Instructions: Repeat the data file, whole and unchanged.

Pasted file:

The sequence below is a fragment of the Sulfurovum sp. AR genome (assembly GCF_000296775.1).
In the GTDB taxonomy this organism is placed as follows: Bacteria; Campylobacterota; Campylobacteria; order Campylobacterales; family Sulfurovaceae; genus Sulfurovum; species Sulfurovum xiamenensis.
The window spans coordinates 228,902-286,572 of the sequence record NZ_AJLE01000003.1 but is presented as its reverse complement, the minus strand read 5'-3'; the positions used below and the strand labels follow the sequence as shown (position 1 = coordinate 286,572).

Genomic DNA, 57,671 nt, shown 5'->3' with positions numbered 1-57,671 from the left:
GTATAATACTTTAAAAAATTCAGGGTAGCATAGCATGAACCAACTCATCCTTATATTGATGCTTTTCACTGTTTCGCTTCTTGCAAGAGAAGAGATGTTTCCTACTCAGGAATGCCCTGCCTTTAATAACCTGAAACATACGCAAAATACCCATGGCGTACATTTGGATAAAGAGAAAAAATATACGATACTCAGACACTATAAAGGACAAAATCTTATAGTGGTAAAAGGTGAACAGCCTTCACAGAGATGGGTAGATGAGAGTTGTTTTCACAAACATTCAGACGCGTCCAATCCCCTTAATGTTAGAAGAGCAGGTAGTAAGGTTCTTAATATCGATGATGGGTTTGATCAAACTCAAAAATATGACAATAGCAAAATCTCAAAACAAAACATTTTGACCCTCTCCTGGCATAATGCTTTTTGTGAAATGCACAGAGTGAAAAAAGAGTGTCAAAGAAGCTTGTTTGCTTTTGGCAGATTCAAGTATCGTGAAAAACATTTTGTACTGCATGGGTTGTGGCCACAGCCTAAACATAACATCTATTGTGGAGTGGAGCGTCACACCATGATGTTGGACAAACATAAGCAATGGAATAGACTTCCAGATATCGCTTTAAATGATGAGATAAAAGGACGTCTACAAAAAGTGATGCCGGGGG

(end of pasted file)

The sequence below is a fragment of the Sulfurovum sp. AR genome (assembly GCF_000296775.1).
In the GTDB taxonomy this organism is placed as follows: Bacteria; Campylobacterota; Campylobacteria; order Campylobacterales; family Sulfurovaceae; genus Sulfurovum; species Sulfurovum xiamenensis.
The window spans coordinates 228,902-286,572 of the sequence record NZ_AJLE01000003.1 but is presented as its reverse complement, the minus strand read 5'-3'; the positions used below and the strand labels follow the sequence as shown (position 1 = coordinate 286,572).

Genomic DNA, 57,671 nt, shown 5'->3' with positions numbered 1-57,671 from the left:
GTATAATACTTTAAAAAATTCAGGGTAGCATAGCATGAACCAACTCATCCTTATATTGATGCTTTTCACTGTTTCGCTTCTTGCAAGAGAAGAGATGTTTCCTACTCAGGAATGCCCTGCCTTTAATAACCTGAAACATACGCAAAATACCCATGGCGTACATTTGGATAAAGAGAAAAAATATACGATACTCAGACACTATAAAGGACAAAATCTTATAGTGGTAAAAGGTGAACAGCCTTCACAGAGATGGGTAGATGAGAGTTGTTTTCACAAACATTCAGACGCGTCCAATCCCCTTAATGTTAGAAGAGCAGGTAGTAAGGTTCTTAATATCGATGATGGGTTTGATCAAACTCAAAAATATGACAATAGCAAAATCTCAAAACAAAACATTTTGACCCTCTCCTGGCATAATGCTTTTTGTGAAATGCACAGAGTGAAAAAAGAGTGTCAAAGAAGCTTGTTTGCTTTTGGCAGATTCAAGTATCGTGAAAAACATTTTGTACTGCATGGGTTGTGGCCACAGCCTAAACATAACATCTATTGTGGAGTGGAGCGTCACACCATGATGTTGGACAAACATAAGCAATGGAATAGACTTCCAGATATCGCTTTAAATGATGAGATAAAAGGACGTCTACAAAAAGTGATGCCGGGGG